Equipment Type

Cold Asphalt Milling For Profit

Edited by Loren Faulkner Whether it's a city street that's been overlaid once too often, or under-road utilities that are well beyond their 30-year life spans, or pavements that have simply failed, the cold milling machine has become a vital tool for removing asphalt layers, performing utility maintenance cuts and tearing out roadways to repair weak foundations.

October 01, 2007

Edited by Loren Faulkner

Whether it's a city street that's been overlaid once too often, or under-road utilities that are well beyond their 30-year life spans, or pavements that have simply failed, the cold milling machine has become a vital tool for removing asphalt layers, performing utility maintenance cuts and tearing out roadways to repair weak foundations. In fact, it's this combination of multiple capabilities and an infrastructure that isn't getting any younger that has contributed to a major boom for mill sales in the past five years.

Despite the growing demand for milling on today's jobs, only 20 percent of paving contractors in the United States currently own and operate their own cold milling machines. That leaves 80 percent that choose to subcontract this work to others.

Why The Milling Gap?

There seems to be wide concern as to whether the investment, effort and worry associated with cold milling is really worth it. Therefore, most choose to pay someone else to do the work rather than incur the expense of purchasing, operating, transporting, and maintaining their own equipment. But while most of these contractors think they're saving money and hassle by subcontracting instead of owning, in reality many are actually leaving money on the table. But think through the common objections:

#1. Initial Cost

By far, the biggest objection that most paving contractors have when considering the acquisition of a milling machine is the initial purchase price. Without a doubt, at $300,000 or more, the price is high. Take this concern a step further and realize the biggest equipment investment for many paving contractors up to this point may have been $100,000 for their bread-and-butter machine, the paver. Now they're being asked to spend three times as much to invest in a piece of equipment that addresses a need outside of their primary paving function.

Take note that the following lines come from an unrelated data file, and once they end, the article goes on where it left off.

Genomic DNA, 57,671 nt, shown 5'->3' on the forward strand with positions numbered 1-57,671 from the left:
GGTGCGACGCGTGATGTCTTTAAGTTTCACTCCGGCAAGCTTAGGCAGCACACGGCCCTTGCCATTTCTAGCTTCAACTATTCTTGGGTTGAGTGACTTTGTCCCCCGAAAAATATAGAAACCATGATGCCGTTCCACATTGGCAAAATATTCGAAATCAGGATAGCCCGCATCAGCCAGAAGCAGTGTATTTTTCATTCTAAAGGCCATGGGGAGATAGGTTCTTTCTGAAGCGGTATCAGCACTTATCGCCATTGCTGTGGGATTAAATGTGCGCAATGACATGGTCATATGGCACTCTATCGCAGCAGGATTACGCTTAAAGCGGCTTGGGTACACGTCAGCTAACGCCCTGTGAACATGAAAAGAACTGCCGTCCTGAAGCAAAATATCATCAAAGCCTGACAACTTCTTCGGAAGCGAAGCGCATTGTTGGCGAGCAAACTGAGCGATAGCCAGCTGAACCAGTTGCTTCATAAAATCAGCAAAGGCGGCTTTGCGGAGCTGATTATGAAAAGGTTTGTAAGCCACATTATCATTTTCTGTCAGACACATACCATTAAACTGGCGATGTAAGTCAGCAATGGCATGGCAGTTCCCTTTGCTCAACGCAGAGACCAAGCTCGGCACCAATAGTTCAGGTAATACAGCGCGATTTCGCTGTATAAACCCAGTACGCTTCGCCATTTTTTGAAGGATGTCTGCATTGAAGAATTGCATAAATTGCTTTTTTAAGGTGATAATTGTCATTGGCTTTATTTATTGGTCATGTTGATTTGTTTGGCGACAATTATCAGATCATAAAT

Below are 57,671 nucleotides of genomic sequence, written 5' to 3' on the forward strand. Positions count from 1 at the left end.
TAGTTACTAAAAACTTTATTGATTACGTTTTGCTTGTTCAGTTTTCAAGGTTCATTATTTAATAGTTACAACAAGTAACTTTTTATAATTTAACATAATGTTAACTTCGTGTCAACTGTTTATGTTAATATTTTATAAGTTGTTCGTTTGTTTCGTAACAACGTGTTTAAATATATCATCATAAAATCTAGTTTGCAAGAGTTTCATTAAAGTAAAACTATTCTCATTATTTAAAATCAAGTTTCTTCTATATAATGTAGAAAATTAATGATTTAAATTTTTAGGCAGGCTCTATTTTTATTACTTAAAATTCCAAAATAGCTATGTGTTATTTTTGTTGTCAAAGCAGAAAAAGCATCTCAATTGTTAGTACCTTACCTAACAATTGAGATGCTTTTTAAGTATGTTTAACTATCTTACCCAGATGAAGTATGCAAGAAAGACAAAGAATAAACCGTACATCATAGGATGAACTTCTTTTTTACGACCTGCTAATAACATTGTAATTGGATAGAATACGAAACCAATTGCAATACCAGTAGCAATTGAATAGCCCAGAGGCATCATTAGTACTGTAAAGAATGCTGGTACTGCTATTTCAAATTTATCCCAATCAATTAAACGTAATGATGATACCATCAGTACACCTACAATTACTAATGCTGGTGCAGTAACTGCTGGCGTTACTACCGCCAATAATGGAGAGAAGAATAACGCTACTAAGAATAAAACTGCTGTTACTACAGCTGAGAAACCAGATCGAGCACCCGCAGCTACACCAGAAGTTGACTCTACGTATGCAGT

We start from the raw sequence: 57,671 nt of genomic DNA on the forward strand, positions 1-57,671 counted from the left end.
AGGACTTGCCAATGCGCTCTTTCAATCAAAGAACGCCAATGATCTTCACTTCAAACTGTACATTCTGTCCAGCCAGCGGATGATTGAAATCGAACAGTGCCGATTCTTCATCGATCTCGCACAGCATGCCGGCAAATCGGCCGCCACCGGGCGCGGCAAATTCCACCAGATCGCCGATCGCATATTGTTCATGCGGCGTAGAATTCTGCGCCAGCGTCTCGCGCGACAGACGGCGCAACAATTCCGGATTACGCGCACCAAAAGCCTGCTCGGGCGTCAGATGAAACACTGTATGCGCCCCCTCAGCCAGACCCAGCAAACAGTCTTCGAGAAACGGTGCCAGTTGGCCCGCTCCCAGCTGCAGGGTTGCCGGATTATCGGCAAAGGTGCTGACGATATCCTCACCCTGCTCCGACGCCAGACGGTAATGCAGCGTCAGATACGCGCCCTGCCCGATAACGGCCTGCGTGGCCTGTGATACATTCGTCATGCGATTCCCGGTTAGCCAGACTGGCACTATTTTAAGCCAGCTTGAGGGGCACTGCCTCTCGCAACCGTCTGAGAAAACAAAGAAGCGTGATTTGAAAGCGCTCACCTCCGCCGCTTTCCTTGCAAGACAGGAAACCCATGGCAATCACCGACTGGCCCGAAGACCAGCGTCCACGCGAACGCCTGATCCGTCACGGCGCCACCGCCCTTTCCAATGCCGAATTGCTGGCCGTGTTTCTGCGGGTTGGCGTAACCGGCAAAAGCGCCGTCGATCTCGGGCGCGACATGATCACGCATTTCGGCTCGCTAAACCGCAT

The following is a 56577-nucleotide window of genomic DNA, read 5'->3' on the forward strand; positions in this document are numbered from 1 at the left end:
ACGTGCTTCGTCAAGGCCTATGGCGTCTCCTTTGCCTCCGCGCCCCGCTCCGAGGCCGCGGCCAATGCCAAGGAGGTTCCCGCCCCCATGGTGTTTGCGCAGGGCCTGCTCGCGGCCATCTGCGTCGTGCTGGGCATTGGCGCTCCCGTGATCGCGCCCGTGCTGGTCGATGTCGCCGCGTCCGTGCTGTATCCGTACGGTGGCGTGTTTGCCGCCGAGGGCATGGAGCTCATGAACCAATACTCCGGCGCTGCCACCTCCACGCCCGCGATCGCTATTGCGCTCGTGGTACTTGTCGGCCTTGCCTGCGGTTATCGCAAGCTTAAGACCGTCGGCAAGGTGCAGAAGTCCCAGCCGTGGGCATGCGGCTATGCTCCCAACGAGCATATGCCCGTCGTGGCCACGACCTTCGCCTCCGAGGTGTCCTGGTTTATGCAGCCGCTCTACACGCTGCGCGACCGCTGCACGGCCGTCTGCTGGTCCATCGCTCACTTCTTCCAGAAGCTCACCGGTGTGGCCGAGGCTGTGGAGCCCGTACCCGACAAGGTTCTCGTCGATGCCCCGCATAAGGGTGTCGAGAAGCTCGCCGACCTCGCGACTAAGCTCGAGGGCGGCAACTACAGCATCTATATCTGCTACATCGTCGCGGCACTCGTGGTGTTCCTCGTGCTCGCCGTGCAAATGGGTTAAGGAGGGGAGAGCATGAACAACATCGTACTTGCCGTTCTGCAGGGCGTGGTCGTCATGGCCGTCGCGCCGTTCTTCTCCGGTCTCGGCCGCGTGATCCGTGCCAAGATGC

Few contractors get past this obstacle. Successful contractors understand that there is no reward without risk, but for many this feels like they're really sticking their necks out. Therefore, most choose to let someone else take the risk and they hire a subcontractor to do the milling. What these contractors fail to see is the relatively quick return on investment that can be experienced with a milling machine.

When objectively looking at the initial purchase price of a mill, contractors should first consider the amount they typically spend on subcontractors over a 12-month span. On average, subbing a mill costs between $3,500 and $5,000 per day, with the former being a very conservative estimate. Depending on the paving contractor's size of operation and scope of jobs, they may be subbing a machine anywhere from twice a month to twice a week. And at a minimum of $3,500 per day for these services, that's at least $84,000 spent annually.

Now think about what it would take to finance a cold milling machine. With smaller contractors, typically it makes the most sense that they finance over a five-year (60-month) period of time. At today's terms, a $300,000 machine financed over 60 months would come to about a $5,800 monthly payment — or $69,600 annually. Looking back to that $84,000 spent yearly on a subcontractor compared with the annual payment to purchase the equipment, that's $14,400 of potential profits that they are simply giving away to another contractor.